Most of our readers may remember that, when Gobet, the last bishop of Paris, (who probably by this time has lost his head) relinquished at the bar of the convention his facerdotal function, a ridiculous scene of mummery took place. In it a woman, selected for her beauty to personify Reason, was borne in solemn proceffion, and placed on the high altar in the church of Notre Dame, where, in the character conferred upon her, she received the adoration of all her attendants.—Whether, however, this were a greater profanation than the former practice, of worshipping a wafer, as God, in a box, we will leave for others to decide. The latter, nevertheless, to Mir. Jones, is so far from profane, that to withdraw from it the support by which it was upheld, is represented as the subversion of the Christian religion ; inasmuch as the act of adoration first mentioned, and which, in that instance alone, superseded the other, was a full verification of the apostle's prediction, and consequently evinced that the Woman of Reason was the Man of Sin. Alas, ye reformers of the doctrine of Trent, ye ftrenuous rejeétors of the Popish religion, into what damnable errors did ye fall! what blind guides have ye been ! But, overawed, we forbear. Mr. Jones announces the discovery in his Sermon to have procecded from God (see the beginning and other passages) : who then will dare to dissent?--Before, however, that this discovery-like stars from the explosion of a sky-rocket-burst forth upon us, we should have been less surprized at being told that this Woman of Reason was the Whore of Babylon. The Duty of Honouring the King, and the Obligations we have there

to : delivered in a Sermon on the 6th of February, 1685-6; being the Day on which his Majesty began his Happy Reign. By Chriftus pher Hyvil, 11. A. 8vo. Is. Rivingtons. 1793.

After avowing that our sentiments are decidedly in favour of honouring the king, we cannot but express our surprise at the republication of a fermon, with such a title as the present, preached . on the day on which his majesty began his handy reign'-HAPPY REIGN! the reign of James II !- Did the editor of this fermon mean to insult the House of Hanover, or did he only mean to reproach the present Mr. Wyvil, by contrasting his sentiments with those of a person of the same name in the last century? Probably the latter C. R. N. AR. (XI.) May, 1704.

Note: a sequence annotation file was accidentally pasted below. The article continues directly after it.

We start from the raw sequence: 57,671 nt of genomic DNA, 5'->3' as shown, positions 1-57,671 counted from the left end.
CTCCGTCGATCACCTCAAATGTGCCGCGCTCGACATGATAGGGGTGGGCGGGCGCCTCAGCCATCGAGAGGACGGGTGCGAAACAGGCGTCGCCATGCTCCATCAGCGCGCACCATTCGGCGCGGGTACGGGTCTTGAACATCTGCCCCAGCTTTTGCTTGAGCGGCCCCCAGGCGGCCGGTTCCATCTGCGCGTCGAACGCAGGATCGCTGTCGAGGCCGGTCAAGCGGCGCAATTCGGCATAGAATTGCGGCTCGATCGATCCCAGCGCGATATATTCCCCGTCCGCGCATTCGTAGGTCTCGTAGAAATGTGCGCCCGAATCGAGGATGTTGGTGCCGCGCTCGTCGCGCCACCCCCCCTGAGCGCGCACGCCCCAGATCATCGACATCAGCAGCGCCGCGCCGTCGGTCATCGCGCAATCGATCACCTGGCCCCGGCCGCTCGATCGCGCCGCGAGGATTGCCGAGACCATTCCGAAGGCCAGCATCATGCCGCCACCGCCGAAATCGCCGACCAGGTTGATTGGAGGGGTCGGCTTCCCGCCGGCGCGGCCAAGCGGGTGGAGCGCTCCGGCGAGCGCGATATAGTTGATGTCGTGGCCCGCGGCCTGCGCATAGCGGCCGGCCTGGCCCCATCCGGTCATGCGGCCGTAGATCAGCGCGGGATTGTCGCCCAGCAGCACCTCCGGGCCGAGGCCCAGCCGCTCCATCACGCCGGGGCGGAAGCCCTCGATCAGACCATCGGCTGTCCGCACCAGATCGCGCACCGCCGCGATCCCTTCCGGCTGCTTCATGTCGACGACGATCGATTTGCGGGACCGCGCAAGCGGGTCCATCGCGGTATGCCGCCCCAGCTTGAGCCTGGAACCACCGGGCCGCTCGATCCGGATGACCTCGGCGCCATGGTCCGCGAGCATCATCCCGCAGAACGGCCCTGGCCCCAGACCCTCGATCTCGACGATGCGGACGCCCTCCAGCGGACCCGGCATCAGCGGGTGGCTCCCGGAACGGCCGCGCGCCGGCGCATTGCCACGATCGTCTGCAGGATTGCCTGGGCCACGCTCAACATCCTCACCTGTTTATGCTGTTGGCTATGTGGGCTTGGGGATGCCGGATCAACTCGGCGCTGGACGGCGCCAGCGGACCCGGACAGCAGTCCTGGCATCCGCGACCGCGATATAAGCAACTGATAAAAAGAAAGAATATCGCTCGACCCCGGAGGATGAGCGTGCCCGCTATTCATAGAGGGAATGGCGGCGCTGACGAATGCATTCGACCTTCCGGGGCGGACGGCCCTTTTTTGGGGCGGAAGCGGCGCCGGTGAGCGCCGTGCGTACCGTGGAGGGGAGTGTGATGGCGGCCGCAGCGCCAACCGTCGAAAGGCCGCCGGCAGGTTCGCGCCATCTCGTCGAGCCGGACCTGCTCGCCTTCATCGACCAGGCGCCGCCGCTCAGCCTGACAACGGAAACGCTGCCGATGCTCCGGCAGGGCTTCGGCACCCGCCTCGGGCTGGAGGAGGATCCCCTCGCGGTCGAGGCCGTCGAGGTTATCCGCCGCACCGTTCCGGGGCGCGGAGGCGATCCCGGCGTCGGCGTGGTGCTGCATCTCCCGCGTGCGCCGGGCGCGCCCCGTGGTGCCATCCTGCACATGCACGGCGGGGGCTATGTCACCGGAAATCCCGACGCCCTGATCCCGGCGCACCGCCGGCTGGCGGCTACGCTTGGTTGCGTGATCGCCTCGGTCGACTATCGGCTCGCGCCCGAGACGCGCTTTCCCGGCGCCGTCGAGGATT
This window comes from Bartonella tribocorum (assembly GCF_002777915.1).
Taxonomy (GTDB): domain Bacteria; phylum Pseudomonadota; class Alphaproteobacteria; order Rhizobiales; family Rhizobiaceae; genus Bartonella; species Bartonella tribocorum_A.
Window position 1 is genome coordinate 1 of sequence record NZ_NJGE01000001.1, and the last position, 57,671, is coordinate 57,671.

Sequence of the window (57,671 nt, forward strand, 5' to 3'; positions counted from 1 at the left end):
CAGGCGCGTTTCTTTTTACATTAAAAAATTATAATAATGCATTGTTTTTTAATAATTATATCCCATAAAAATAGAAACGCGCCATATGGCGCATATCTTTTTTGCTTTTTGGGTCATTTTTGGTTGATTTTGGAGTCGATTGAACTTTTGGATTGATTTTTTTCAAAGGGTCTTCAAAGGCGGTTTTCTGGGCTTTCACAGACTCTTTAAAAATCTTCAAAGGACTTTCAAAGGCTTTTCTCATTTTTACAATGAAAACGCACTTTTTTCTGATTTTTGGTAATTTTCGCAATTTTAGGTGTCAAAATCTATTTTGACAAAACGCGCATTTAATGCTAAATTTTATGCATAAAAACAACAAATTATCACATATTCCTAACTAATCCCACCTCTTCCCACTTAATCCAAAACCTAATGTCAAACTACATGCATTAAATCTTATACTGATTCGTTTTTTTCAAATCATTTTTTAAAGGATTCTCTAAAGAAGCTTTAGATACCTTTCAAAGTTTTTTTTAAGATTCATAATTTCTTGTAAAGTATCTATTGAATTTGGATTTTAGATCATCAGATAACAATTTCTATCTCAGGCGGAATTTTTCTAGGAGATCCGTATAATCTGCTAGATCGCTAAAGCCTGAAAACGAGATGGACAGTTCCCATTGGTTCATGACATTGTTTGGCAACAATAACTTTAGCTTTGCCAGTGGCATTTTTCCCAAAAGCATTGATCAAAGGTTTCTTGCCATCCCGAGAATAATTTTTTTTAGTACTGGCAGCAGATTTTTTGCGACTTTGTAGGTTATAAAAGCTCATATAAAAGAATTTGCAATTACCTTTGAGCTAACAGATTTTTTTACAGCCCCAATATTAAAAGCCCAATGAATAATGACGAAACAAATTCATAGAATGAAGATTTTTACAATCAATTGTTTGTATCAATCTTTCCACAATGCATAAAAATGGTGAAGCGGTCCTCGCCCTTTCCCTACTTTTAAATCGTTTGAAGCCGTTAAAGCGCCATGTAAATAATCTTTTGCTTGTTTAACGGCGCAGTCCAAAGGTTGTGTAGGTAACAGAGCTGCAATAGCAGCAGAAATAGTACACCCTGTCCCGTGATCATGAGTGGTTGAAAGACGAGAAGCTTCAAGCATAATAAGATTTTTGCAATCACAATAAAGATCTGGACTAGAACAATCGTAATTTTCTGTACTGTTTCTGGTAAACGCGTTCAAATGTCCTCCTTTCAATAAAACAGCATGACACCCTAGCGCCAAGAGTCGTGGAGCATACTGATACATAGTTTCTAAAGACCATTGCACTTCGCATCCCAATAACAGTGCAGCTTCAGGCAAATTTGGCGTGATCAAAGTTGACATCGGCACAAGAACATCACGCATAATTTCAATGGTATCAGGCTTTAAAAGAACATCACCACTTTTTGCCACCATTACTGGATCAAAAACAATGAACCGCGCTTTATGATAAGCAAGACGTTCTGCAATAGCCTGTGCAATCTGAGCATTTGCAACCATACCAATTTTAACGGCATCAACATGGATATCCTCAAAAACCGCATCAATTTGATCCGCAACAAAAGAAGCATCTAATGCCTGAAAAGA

only only was in his thoughts, but unfortunately the former is the more obvious motive. To republish a panegyric on king James, and call his reign a happy one, is the ne plus ultra of political folly and impotency. Catholic Baptism examined : or, Thoughts on the Ground, and Ex*

tent, of Baptismal Administration ; wherein Mr. Booth's Publica. tions on Baptism are noticed, so far as deemed material to the Object of Inquiry in this Work. By William Miller. Svo. 45. Trap, 1793.

The design of this treatise is professedly to ascertain who are the proper subjects of baptism under the gospel dispensation. In the opinion of Anti-Pedobaptists, the ordinance is restricted to such persons as are deemed genuine believers on a credible profession of faith; but the present author contends for the universality of its application; and vindicates, with much forcible observation and argument, the practice of the established churches respecting the baptismal rite. The Grace of Christ in Redemption"; enforced as a Model of sublime Charity. In a Sermon preached at St. Giles's Cripplegate ; 075 Sunday, Dec. 8, 1793 ; and published by particular Defire, for the Benefit of the Spitalfield Weavers. By the Rev. C. E. De Coetlagon, A. M. 8vo. Is. Jordan. 1794